Non-Matching Internal ID
Referenced Document has non-matching Internal ID
When opening assemblies, users sometimes get a message saying the referenced document has a non-matching internal ID. Let’s explore why this occurs and how to remedy the issue.
What’s an internal ID?
The internal ID is a number that is automatically generated and assigned to any part you create in SOLIDWORKS. This is not viewable or changable by the user. Once created, the internal ID will remain the same throughout the life of that part.
If you rename the part, the internal ID will remain the same. If you create a copy of the part and give it a different name, both files will have the same internal ID. If two files have non-matching internal IDs, it means they have the same name but different internal IDs. This means they were created independently of each other and are most likely not identical files.
Still confused? Here’s an example.
When Part B is created from Part A, both parts will have the same Internal ID. Also, Parts A and B will share the exact same topology. This means swapping A out for B in an assembly typically goes much smoother because the face names (topology) match up. This is also very useful for design automation products such as DriveWorks or TactonWorks.
When Part B is created independently from Part A, they will have different internal IDs. Unless the files are purposefully built identically, they will most likely not share the same topology.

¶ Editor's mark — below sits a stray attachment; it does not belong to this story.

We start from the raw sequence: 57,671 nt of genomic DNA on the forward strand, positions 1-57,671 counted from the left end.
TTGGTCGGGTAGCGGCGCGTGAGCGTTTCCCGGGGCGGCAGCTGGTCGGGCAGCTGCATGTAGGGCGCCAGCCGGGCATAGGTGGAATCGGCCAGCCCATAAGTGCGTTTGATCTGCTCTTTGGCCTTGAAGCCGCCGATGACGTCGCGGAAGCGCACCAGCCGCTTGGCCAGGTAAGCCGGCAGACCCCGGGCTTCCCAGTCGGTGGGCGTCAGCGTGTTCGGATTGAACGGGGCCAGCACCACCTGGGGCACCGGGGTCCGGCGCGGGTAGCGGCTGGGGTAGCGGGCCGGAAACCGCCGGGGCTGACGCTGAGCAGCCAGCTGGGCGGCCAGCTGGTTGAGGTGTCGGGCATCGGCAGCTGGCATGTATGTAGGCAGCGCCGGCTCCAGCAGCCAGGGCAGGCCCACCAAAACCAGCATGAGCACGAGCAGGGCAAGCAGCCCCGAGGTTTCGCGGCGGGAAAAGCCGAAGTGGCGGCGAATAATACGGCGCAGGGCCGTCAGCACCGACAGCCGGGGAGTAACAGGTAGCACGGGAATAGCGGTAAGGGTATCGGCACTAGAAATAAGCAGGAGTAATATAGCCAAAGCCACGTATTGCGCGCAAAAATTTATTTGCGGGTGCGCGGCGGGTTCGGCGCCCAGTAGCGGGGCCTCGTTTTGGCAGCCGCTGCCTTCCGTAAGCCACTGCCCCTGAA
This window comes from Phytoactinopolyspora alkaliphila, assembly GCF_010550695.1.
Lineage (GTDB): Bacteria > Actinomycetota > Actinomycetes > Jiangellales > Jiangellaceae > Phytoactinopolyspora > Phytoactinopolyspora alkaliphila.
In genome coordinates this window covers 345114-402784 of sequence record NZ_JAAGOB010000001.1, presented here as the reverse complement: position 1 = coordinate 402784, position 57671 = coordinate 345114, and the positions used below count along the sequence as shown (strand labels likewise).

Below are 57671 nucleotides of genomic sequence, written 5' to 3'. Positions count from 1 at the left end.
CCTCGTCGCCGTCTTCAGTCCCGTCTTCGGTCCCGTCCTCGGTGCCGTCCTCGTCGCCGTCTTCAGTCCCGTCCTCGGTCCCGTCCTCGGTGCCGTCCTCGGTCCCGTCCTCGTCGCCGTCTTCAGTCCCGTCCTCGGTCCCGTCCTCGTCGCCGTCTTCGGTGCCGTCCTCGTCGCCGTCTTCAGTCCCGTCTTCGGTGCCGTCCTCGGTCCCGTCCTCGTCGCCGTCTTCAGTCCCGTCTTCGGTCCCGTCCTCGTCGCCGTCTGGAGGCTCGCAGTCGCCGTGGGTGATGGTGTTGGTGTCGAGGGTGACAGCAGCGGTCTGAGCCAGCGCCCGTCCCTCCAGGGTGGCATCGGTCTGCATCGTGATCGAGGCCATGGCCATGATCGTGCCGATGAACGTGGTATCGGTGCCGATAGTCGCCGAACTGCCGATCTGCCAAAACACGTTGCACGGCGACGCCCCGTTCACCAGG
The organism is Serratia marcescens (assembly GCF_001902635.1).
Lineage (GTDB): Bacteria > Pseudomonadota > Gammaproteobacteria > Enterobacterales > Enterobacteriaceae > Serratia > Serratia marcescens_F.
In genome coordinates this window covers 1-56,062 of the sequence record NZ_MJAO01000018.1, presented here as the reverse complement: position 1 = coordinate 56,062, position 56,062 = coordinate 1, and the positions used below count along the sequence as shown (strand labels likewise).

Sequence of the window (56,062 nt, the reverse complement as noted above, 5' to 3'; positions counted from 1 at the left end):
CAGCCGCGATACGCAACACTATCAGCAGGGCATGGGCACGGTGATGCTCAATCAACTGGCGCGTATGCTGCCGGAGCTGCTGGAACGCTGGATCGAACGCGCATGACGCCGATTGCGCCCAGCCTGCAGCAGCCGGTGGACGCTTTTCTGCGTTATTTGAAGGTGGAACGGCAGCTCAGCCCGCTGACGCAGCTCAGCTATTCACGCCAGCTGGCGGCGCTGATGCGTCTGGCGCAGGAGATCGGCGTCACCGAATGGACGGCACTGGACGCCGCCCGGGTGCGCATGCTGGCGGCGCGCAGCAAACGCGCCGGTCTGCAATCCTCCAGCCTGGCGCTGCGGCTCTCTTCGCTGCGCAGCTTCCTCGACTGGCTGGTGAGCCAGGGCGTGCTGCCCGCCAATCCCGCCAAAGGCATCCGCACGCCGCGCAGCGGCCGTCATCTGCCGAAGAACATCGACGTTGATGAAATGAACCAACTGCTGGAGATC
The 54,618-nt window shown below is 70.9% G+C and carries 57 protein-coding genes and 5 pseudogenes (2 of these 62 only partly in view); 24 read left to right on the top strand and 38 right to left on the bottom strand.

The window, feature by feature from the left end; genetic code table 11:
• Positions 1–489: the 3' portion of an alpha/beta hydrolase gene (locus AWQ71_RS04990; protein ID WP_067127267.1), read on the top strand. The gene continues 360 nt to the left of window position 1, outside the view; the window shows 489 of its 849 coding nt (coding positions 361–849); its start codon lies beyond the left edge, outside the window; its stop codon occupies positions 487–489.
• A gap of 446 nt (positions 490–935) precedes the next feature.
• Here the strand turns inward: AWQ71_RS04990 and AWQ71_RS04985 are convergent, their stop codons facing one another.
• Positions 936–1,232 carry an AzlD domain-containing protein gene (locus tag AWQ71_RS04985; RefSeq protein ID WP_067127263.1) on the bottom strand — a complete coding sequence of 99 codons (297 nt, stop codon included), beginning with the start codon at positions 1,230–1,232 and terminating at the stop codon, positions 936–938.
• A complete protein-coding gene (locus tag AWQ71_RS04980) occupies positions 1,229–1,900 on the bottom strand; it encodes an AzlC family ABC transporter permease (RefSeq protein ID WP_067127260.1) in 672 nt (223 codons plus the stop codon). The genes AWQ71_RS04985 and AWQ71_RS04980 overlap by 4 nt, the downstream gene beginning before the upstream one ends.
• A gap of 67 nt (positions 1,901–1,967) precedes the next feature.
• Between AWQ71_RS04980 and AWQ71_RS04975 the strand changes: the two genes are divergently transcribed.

For instance, one may be started on the front plane while the other may be started on the right plane. The resulting solid geometry may be identical, but the part topology is different. Swapping A out for B in this instance will likely require the mates to be reworked in the assembly.
What you can do to fix it:
When you open an assembly and it informs you the internal IDs are different, you must decide whether this is the correct part or not.
Option #1: Is the referenced file in the correct location? Is the path shown in the dialog the expected location for this file? If not, select “Let me browse for the original file” and select the correct file. You may also want to determine why you have multiple versions of the same part number in the vault.
Option #2: If the file is in the correct location, was the file replaced with a more current file? If so, click “Use this file anyway” and the assembly will open with the file. Check the mates for the part to make sure they are correct. In most cases, they will not be unless the files were created identically on purpose.
Option #3: At this stage, depending on how the parts were created, the assembly may blow up. If it does blow up, close the assembly without saving. Reopen the assembly, and when prompted to use the file or not, select the “Open without this document” option. Once the assembly is open, you can delete the suppressed part from the tree and add it back in using the Insert Components dialog.
After opening the assembly with the correct part, you will need to save the assembly to update the file references. Once the assembly is saved with the new part it should recognize the internal ID from then on.